The Consumer Financial Protection Bureau Is Implementing New Regulations To The FDCPA
There is a lot to know about the new Fair Debt Collection Practices Act regulations assembled by the Consumer Financial Protection Bureau. Consumer’s rights have been complicated with the advent of cellphones, email and text messaging…things never contemplated by Congress when the FDCPA was first promulgated.
The Consumer Financial Protection Bureau (“CFPB”) assembled regulations to the FDCPA on October 30, 2020 to address these newfangled devices. They are implementing them on November 30, 2021. While these are merely regulations that seem to implement the FDCPA’s structures into our high-tech society, you (creditors and consumers alike), should be aware of some of the more interesting changes.
Here are some of the changes that the CFPB is implementing:
1. When Is a Communication Not a “Communication” Under The FDCPA?
A. When it’s a “Limited Content Message.” This allows a debt collector to leave a voicemail for a consumer. The message must include the name of the debt collector that does NOT indicate that it IS a debt collector. The message must be left for the consumer/debtor and NOT a third party. Hence, leaving a voicemail at the consumer’s business would not qualify at all. P.S. It only applies to voicemails and not to text messages.
2. What May a Debt Collector Say About a Decedent’s Debt & To Whom May He Discuss It?
A. The debt collector may talk to the surviving spouse who is considered a consumer under the new regulations. Moreover, the debt collector does not have to wait any specific period of time before calling the surviving spouse.
3. When May a Debt Collector Talk To a Consumer Represented By An Attorney?
A. A debt collector may not contact a consumer that the collector knows is represented by an attorney. But, if the consumer contacts the debt collector, the collector may respond to that communication. It does not relieve the debt collector of the obligation to otherwise not contact a consumer directly that is represented by counsel.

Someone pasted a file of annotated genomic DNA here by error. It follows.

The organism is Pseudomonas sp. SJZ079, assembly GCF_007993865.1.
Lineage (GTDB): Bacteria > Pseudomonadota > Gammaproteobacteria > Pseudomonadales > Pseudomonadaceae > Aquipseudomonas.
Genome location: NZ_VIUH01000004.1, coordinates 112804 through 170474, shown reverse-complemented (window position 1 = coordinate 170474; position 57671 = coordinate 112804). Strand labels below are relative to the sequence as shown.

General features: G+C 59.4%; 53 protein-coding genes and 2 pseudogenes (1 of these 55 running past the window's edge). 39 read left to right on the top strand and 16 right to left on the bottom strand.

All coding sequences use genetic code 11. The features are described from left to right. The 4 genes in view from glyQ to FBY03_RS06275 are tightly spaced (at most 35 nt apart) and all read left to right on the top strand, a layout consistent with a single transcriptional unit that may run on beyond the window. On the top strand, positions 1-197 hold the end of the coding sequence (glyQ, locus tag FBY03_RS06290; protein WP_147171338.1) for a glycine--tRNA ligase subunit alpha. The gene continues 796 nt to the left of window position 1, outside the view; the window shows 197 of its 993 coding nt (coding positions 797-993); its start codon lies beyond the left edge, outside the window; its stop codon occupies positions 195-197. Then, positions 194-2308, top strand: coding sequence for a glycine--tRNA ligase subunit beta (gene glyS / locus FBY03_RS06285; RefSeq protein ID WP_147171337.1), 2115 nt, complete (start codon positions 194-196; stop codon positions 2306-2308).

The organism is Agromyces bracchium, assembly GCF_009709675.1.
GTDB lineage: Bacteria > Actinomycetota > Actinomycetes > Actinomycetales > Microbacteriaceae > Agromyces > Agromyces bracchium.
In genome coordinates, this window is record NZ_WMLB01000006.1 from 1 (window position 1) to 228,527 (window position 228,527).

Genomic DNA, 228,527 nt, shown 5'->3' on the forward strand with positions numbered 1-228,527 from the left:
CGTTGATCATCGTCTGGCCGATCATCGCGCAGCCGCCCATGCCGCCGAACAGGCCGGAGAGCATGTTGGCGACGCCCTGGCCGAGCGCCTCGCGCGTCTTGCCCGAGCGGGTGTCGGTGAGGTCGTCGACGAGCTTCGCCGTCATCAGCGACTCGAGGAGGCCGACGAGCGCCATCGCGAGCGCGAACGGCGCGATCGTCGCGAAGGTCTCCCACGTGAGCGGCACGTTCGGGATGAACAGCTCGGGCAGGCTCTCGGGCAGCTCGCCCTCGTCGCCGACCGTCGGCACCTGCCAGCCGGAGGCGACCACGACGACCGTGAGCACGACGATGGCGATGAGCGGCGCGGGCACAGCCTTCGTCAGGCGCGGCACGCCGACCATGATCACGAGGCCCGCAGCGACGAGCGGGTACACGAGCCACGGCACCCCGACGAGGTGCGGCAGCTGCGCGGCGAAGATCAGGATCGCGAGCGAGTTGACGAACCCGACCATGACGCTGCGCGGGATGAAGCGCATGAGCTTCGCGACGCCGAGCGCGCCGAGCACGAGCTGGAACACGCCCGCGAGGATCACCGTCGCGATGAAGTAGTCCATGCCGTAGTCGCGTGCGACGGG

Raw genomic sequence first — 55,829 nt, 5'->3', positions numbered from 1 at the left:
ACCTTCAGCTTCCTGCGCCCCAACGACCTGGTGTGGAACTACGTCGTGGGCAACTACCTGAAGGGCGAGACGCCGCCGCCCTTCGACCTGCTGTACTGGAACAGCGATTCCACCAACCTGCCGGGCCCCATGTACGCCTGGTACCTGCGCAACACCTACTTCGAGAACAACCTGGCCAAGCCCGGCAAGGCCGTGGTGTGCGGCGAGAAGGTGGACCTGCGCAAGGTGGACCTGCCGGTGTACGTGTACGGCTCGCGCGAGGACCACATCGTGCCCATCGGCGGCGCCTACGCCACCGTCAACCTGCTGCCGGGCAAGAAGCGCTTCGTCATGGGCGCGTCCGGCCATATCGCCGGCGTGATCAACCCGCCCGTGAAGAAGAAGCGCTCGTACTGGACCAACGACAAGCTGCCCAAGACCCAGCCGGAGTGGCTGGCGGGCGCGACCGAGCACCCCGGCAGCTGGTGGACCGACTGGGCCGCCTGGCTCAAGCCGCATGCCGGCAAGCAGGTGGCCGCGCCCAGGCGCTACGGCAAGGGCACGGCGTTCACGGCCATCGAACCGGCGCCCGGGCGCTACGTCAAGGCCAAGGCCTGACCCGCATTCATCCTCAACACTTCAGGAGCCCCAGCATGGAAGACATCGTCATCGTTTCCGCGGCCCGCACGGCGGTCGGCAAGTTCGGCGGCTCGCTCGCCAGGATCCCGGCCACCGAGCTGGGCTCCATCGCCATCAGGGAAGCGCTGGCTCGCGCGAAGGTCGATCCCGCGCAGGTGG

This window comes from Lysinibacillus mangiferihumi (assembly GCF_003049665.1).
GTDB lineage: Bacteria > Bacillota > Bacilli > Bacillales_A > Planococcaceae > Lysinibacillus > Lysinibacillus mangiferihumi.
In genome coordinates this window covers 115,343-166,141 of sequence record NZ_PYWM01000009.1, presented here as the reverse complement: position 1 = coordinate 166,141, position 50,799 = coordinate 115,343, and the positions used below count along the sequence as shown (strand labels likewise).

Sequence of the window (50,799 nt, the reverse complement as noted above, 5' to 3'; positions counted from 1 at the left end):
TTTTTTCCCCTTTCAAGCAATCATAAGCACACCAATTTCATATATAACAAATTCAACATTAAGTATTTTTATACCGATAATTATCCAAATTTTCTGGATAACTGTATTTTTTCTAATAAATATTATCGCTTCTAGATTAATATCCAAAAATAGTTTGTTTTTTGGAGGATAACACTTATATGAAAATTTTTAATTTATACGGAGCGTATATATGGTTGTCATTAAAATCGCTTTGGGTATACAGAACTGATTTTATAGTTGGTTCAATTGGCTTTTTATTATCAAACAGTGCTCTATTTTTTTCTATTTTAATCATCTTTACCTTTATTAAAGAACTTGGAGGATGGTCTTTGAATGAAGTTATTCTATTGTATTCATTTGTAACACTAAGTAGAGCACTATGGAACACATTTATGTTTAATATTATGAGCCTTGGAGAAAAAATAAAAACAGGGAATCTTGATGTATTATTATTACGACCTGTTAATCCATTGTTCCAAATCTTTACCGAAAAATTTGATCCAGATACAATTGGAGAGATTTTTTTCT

Note, however, that when a consumer gives permission to a debt collector to discuss debt even though the consumer has an attorney, that permission does NOT transfer to a new debt collector if the debt is transferred.
4. How Do The Regulations Affect Email & Text Communications By Debt Collectors?
A debt collector can communicate these days, by texting and emailing the consumer if the debt collector obtained the cell phone or email address in a prescribed way. Generally, if the debt collector obtains these items from the creditor and the consumer does not opt out of these forms of communication, then the debt collector can probably use these methods of communication.
5. Consumers Right To Send a Cease & Desist Communication Electronically?
Typically, a consumer’s Cease and Desist letter to a debt collector must be in writing to be effective. Today, a consumer can use the “Contact Us” or similar tabs on the debt collector’s website to inform that the consumer no longer wishes to be contacted about the debt.
Opt out – Collectors must provide opt out instructions in emails, text messages and other electronic communications. The opt out instructions must be clear and conspicuous. The opt out instructions must also be “reasonable and simple.” Hence, telling a consumer “Send a letter to this address” on its website, is not reasonable and simple to opt out.
6. What Are The New Limitations On Phone Calls?
If an overzealous debt collector calls, emails and texts repeatedly, it may be considered harassing under the FDCPA. A debt collector can call you up to 7 times within a 7 day period and be presumed in compliance with the new regulations. But, if that same debt collector calls 7 times in 7 days (but does not connect with the consumer) and then drops a ringless voicemail onto the consumer’s phone, he has probably violated the FDCPA.
There is a presumption of a violation if a debt collector calls and talks to a consumer and then calls the consumer again within 7 days.
At AZ Credit Law Group PLLC, we are dedicated to fighting back against debt collectors on behalf of consumers. Call us at (480) 907-6088 or email us at [email protected] for more information. You can also visit our site at AZ Credit Law Group PLLC.